federal government eases its stance on pot.

Cannabis Sativa applied for an apparel trademark and hopes to put its
Hi brand on other products, including lozenges for smokers.

Stoner comedian Tommy Chong's brand, Chong's Choice, which sells a
line of pre-rolled marijuana cigarettes, has applied for a trademark
for vaporizers and "tobacco" jars.

Altai, a brand of cannabis chocolates, is seeking trademark protection
for its name brand as a provider of information about medical cannabis.

Mary Shapiro, a San Francisco attorney, said the goal is to get
something federally trademarked -- and the more closely related to
marijuana, the better. She is working with Salinas firm Indus
Holdings, Altai's parent company, on its trademark

Once a company has even applied to register a trademark, it's noted in
a federal database. When companies set out to submit trademark
applications of their own, they search that database to see if their
brand name is already in use -- and if so, how it's being used.

The goal of trademark law is to prevent consumer confusion, and
different companies can use the same name for products as long as
their products are in different categories and wouldn't cause confusion.

The Patent and Trademark Office would likely reject a trademark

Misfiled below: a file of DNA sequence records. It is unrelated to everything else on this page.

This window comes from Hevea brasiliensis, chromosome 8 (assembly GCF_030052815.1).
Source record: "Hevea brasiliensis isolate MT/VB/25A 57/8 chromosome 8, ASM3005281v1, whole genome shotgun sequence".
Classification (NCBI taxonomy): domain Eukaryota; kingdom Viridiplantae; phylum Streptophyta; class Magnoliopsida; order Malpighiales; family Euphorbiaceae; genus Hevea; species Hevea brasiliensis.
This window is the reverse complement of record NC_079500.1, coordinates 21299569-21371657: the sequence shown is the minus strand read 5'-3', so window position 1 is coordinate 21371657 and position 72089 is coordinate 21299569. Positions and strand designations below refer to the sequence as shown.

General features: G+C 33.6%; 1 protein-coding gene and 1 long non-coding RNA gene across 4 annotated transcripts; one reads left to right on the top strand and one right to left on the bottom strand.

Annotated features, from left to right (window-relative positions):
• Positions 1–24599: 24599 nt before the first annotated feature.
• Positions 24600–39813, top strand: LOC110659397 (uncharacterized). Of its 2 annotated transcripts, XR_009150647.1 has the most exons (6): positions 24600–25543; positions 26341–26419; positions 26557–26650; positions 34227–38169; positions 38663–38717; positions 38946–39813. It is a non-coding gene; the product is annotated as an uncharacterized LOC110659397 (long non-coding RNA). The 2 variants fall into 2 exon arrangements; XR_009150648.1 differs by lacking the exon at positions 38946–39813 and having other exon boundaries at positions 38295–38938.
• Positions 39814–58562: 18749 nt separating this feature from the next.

application for a soap brand with a name similar to Unilever's Dove,
but it didn't stop candy company Mars from trademarking Dove-brand

The same rules apply in the cannabis industry, but it's tricky.
Unilever can make clear in its trademark application that Dove makes
soap, which lets other companies know they shouldn't try applying for
a similar trademark for soap-related products.

Cannabis companies, however, have to be more circumspect, hoping that
a trademark for rolling papers or providing cannabis information will
be enough of a hint that a company has laid claim to a
cannabis-related trademark.

"It raises a red flag that there's a company already operating in the
space," Shapiro said. "Basically, it's a warning sign that someone
else has claimed rights to the name in connection to cannabis."

Along with scaring off potential competitors, there's another
potential benefit: If the Patent and Trademark Office were to start
approving trademarks for cannabis products, companies with
cannabis-related marks could be first in line.

Going back to that notion of preventing confusion, trademark
protection can apply not only to products a company makes now, but to
products that a company might reasonably be expected to make later on
- -- what trademark lawyers call the zone of natural expansion.

Even before Unilever started making Dove-brand shampoo, it would have
been hard for another firm to trademark that name, as consumers might